"The yin-yang earrings that Hiroko wore the first time I visited her house were the first thing I noticed: no black-and-white in Japan, since every end marks a fresh beginning, and in every forgetful love, there's an urgency born of the sense that nothing lasts forever.

" 'You remember the story Fukushima-roshi told us the final time we saw him?'

"She remembers.

"Our Zen master friend had found himself in New York City, on one of his final tours to teach Zen practice across the New World, and he'd heard that his near-secret fifth attachment, Joan Baez, was appearing at Town Hall.

"The concert was sold out, but he sent some of his monastic attendants out onto Forty-third Street to scalp some tickets. Pulling wads of cash out of their robes, they'd managed to score four seats, quite close to the stage, in the very center.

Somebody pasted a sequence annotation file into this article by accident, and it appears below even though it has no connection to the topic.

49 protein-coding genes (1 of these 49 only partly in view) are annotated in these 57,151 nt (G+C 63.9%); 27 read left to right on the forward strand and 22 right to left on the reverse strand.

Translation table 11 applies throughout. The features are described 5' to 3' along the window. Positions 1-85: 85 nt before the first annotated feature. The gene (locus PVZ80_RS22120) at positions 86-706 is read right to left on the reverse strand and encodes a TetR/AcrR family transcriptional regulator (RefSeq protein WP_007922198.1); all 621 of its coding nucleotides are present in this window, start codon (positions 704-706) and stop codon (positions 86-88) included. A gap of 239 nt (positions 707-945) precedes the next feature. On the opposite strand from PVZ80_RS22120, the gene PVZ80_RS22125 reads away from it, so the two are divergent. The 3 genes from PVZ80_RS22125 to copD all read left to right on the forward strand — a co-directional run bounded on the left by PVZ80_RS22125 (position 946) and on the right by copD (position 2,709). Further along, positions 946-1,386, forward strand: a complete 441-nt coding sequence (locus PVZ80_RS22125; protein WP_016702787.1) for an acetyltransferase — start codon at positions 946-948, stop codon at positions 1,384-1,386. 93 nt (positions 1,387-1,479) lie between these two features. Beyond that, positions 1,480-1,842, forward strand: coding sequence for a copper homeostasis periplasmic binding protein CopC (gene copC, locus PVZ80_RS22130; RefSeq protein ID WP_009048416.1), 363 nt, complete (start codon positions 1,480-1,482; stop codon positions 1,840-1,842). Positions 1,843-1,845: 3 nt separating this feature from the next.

"That night, when the singer, close to seventy, delivered her rich soprano rendition of 'Where Have All the Flowers Gone?' and 'Forever Young,' it was to see three Japanese monks in full black robes flapping up and down in front of her, dizzy with delight and relief. At their center was a small, shaven-headed figure in thick golden robes, visibly transported, not long before Parkinson's rendered his smallest move impossible.

" 'Though the years are sad,' I read this morning on our terrace in the sun, on the last page of Edith Wharton's autobiography, 'the days have a way of being jubilant.' "